# [Numpy-discussion] numpy speed question

Dave Hirschfeld dave.hirschfeld@gmail....
Thu Nov 25 04:49:57 CST 2010

```Jean-Luc Menut <jeanluc.menut <at> free.fr> writes:
>
> I have a little question about the speed of numpy vs IDL 7.0.
>
> Here the IDL result:
> % Compiled module: \$MAIN\$.
>         2.9999837
>
> The python code:
> from numpy import *
> from time import time
> time1 = time()
> for j in range(10000):
>      for i in range(1000):
>          a=cos(2*pi*i/100.)
> time2 = time()
> print time2-time1
>
> result:
> In [2]: run python_test_speed.py
> 24.1809999943
>

Whilst you've imported everything from numpy you're not really using numpy -
you're still using a slow Python (double) loop. The power of numpy comes from
vectorising your code - i.e. applying functions to arrays of data.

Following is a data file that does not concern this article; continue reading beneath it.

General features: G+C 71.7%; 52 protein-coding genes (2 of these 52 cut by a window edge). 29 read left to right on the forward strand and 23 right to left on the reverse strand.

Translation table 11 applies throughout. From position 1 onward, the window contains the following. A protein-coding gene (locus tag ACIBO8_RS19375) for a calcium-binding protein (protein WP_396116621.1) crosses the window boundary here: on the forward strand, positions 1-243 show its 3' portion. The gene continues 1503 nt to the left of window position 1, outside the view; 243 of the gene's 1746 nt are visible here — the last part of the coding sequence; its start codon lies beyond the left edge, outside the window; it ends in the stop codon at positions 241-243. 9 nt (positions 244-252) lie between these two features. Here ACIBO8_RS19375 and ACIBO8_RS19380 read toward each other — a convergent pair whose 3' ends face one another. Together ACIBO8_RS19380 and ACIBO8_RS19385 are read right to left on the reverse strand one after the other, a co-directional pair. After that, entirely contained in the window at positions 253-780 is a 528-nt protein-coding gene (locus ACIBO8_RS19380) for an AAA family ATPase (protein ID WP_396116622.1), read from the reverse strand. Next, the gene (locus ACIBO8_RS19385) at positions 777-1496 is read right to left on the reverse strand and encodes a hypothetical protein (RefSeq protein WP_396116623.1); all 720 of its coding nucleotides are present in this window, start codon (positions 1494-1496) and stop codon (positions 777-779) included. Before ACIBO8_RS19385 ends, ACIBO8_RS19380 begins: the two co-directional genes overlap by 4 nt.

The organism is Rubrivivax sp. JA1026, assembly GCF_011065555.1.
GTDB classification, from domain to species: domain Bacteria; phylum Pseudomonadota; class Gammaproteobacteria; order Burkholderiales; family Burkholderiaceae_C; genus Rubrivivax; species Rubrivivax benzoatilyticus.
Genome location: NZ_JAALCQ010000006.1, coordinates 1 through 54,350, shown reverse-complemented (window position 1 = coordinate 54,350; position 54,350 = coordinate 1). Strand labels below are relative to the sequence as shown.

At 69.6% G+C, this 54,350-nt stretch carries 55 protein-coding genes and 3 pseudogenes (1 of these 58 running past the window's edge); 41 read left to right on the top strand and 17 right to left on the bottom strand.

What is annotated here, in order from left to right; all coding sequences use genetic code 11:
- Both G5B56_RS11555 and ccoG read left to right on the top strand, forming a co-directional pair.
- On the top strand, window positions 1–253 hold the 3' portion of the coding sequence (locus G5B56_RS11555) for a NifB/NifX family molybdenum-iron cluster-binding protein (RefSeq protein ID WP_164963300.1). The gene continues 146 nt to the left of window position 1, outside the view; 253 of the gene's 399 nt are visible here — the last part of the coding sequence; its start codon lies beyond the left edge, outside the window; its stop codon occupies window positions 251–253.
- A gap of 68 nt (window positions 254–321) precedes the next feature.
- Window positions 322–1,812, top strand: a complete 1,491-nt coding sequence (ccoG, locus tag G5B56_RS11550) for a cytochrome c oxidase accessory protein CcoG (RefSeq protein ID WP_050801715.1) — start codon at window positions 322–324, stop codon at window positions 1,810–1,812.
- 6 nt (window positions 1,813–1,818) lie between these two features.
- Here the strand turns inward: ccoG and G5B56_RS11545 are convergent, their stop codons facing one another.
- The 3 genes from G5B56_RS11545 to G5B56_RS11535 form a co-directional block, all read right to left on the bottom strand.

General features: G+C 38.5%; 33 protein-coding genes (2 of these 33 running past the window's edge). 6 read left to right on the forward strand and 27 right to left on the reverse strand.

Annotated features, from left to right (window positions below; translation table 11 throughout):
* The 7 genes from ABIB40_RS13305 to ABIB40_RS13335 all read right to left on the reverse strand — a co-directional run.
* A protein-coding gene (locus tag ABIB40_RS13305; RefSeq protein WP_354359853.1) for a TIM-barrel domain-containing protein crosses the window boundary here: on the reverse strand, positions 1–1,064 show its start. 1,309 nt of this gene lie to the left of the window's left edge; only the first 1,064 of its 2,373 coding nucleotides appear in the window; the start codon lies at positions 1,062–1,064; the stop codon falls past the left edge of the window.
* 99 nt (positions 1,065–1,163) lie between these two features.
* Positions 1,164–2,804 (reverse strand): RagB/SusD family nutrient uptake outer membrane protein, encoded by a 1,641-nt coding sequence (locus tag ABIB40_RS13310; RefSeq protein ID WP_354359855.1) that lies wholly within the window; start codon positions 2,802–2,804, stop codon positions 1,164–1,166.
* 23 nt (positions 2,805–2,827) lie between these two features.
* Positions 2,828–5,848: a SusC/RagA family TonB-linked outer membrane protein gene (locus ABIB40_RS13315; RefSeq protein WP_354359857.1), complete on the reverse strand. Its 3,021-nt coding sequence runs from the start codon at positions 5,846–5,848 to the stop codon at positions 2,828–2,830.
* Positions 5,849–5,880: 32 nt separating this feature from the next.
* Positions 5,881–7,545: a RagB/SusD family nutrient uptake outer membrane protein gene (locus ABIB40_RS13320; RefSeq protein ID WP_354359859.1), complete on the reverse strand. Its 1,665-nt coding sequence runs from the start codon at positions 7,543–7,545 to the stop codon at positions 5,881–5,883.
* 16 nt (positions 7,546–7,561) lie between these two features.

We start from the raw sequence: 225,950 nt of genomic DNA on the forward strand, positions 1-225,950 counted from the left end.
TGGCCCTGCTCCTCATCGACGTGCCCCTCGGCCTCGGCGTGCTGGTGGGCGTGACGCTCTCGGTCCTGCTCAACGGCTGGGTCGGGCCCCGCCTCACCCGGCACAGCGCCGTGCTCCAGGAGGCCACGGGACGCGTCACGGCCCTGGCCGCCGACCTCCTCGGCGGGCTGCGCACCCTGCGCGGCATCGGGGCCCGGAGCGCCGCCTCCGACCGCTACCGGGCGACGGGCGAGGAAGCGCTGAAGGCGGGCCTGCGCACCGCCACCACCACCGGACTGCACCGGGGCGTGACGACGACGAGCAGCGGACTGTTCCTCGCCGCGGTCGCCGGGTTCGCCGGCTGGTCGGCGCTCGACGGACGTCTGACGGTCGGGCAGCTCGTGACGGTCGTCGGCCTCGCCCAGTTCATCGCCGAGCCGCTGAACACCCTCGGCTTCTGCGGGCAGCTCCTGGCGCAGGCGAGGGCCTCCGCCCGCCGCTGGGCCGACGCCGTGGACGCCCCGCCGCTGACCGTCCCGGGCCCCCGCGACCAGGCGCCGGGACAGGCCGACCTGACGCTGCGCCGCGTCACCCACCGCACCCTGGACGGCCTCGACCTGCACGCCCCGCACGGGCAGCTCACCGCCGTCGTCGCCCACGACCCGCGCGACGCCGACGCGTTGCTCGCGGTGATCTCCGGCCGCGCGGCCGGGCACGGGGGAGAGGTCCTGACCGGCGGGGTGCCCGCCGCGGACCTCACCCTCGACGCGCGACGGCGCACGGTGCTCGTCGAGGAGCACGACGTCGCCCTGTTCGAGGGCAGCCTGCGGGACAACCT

The example below demonstrates an 80 fold increase in speed by vectorising the
calculation:

def method1():
a = empty([1000, 10000])
for j in range(10000):
for i in range(1000):
a[i,j] = cos(2*pi*i/100.)
return a
#

def method2():
ij = np.repeat((2*pi*np.arange(1000)/100.)[:,None], 10000, axis=1)
return np.cos(ij)
#

In [46]: timeit method1()
1 loops, best of 3: 47.9 s per loop

In [47]: timeit method2()
1 loops, best of 3: 589 ms per loop

In [48]: allclose(method1(), method2())
Out[48]: True

```